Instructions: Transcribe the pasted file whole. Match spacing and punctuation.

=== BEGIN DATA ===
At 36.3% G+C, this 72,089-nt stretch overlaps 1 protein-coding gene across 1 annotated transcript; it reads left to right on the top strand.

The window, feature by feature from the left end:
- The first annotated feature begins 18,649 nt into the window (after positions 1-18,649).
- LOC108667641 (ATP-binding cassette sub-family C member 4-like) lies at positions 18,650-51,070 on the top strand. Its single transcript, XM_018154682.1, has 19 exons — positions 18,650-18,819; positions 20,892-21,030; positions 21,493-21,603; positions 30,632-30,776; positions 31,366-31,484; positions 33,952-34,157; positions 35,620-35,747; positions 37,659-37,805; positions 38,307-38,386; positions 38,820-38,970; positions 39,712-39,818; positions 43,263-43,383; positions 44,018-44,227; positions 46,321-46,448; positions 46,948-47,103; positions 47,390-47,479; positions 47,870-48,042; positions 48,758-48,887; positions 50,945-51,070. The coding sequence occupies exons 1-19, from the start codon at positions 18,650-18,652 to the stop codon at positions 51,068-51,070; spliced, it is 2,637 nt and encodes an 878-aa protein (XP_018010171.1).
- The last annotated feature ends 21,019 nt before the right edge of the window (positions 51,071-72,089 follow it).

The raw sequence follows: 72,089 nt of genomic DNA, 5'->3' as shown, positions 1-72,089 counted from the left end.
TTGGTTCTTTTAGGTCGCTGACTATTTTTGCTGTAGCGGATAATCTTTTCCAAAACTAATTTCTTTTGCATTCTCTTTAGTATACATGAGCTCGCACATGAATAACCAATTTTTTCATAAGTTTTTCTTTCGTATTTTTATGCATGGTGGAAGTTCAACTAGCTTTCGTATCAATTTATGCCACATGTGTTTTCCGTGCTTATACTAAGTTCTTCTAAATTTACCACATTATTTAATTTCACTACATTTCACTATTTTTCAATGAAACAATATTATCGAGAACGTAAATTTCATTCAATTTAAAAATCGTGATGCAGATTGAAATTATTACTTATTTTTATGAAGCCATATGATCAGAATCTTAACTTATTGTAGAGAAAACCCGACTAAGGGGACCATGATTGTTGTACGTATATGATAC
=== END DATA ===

At 36.3% G+C, this 72,089-nt stretch overlaps 1 protein-coding gene across 1 annotated transcript; it reads left to right on the top strand.

The window, feature by feature from the left end:
- The first annotated feature begins 18,649 nt into the window (after positions 1-18,649).
- LOC108667641 (ATP-binding cassette sub-family C member 4-like) lies at positions 18,650-51,070 on the top strand. Its single transcript, XM_018154682.1, has 19 exons — positions 18,650-18,819; positions 20,892-21,030; positions 21,493-21,603; positions 30,632-30,776; positions 31,366-31,484; positions 33,952-34,157; positions 35,620-35,747; positions 37,659-37,805; positions 38,307-38,386; positions 38,820-38,970; positions 39,712-39,818; positions 43,263-43,383; positions 44,018-44,227; positions 46,321-46,448; positions 46,948-47,103; positions 47,390-47,479; positions 47,870-48,042; positions 48,758-48,887; positions 50,945-51,070. The coding sequence occupies exons 1-19, from the start codon at positions 18,650-18,652 to the stop codon at positions 51,068-51,070; spliced, it is 2,637 nt and encodes an 878-aa protein (XP_018010171.1).
- The last annotated feature ends 21,019 nt before the right edge of the window (positions 51,071-72,089 follow it).

The raw sequence follows: 72,089 nt of genomic DNA, 5'->3' as shown, positions 1-72,089 counted from the left end.
TTGGTTCTTTTAGGTCGCTGACTATTTTTGCTGTAGCGGATAATCTTTTCCAAAACTAATTTCTTTTGCATTCTCTTTAGTATACATGAGCTCGCACATGAATAACCAATTTTTTCATAAGTTTTTCTTTCGTATTTTTATGCATGGTGGAAGTTCAACTAGCTTTCGTATCAATTTATGCCACATGTGTTTTCCGTGCTTATACTAAGTTCTTCTAAATTTACCACATTATTTAATTTCACTACATTTCACTATTTTTCAATGAAACAATATTATCGAGAACGTAAATTTCATTCAATTTAAAAATCGTGATGCAGATTGAAATTATTACTTATTTTTATGAAGCCATATGATCAGAATCTTAACTTATTGTAGAGAAAACCCGACTAAGGGGACCATGATTGTTGTACGTATATGATAC